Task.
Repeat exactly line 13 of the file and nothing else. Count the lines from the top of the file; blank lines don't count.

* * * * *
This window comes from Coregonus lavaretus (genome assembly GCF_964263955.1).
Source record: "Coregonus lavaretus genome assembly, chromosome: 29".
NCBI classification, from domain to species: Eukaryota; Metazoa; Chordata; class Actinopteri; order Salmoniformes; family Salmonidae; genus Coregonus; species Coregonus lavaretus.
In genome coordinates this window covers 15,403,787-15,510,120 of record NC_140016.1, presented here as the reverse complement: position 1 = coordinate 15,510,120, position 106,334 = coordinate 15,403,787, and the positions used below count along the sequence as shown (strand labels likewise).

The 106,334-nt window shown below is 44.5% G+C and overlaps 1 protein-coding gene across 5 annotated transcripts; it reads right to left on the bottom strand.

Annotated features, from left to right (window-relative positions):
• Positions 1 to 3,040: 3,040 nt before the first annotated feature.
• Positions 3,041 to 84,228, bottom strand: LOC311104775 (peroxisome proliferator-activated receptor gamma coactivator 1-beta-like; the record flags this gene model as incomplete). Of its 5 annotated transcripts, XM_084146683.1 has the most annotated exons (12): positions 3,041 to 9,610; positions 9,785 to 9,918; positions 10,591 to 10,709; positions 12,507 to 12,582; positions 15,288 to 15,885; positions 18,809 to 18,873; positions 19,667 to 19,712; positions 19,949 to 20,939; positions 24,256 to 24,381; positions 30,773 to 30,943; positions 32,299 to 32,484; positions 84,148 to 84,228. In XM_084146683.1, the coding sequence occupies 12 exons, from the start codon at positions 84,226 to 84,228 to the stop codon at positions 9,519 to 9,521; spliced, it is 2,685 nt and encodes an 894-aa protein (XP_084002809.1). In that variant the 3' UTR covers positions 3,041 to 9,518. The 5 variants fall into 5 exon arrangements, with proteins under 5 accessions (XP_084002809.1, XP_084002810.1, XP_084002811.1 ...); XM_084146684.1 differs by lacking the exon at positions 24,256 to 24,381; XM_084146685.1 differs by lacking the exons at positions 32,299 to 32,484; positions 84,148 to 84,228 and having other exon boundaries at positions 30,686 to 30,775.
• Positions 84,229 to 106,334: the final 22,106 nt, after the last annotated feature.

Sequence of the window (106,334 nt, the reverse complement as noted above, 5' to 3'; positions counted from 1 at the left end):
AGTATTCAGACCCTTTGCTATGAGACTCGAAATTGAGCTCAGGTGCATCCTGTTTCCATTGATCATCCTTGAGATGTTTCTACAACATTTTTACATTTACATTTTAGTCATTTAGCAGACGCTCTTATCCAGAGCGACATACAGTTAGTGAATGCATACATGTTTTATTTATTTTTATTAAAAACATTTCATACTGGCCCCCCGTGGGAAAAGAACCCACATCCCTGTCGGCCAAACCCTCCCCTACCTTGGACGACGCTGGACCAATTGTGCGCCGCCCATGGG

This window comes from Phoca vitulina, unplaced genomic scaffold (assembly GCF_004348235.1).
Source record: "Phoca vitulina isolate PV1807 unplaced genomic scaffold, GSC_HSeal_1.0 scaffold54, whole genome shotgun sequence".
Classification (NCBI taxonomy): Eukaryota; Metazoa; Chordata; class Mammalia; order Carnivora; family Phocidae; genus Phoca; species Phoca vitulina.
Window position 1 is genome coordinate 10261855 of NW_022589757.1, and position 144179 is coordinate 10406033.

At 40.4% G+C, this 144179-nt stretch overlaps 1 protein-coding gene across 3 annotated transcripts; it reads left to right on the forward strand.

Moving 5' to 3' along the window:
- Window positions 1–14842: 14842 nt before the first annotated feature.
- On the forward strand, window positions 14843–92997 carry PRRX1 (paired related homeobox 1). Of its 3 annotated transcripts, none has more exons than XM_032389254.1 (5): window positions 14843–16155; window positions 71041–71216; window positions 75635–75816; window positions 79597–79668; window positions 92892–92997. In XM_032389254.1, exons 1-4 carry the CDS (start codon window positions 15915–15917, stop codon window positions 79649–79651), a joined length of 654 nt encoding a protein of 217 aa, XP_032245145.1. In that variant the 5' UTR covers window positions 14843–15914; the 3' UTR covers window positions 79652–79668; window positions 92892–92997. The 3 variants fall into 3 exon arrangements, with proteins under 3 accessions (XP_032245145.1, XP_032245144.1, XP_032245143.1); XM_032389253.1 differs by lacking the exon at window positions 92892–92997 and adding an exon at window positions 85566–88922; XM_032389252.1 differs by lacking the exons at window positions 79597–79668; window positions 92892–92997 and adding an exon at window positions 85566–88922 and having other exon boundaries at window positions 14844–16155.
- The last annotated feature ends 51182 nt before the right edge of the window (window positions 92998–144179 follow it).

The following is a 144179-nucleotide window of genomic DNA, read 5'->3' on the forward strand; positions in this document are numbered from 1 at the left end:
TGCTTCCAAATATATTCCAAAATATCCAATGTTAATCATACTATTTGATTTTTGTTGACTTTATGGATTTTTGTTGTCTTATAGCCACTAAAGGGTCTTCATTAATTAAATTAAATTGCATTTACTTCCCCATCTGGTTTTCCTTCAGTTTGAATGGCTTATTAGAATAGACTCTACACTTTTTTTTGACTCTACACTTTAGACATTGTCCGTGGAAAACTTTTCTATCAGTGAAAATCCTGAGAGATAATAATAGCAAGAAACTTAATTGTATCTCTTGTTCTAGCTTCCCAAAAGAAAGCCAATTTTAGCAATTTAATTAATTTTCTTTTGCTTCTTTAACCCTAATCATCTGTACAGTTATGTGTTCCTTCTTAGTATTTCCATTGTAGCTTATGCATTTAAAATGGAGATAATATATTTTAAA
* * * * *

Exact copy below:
Source record: "Phoca vitulina isolate PV1807 unplaced genomic scaffold, GSC_HSeal_1.0 scaffold54, whole genome shotgun sequence".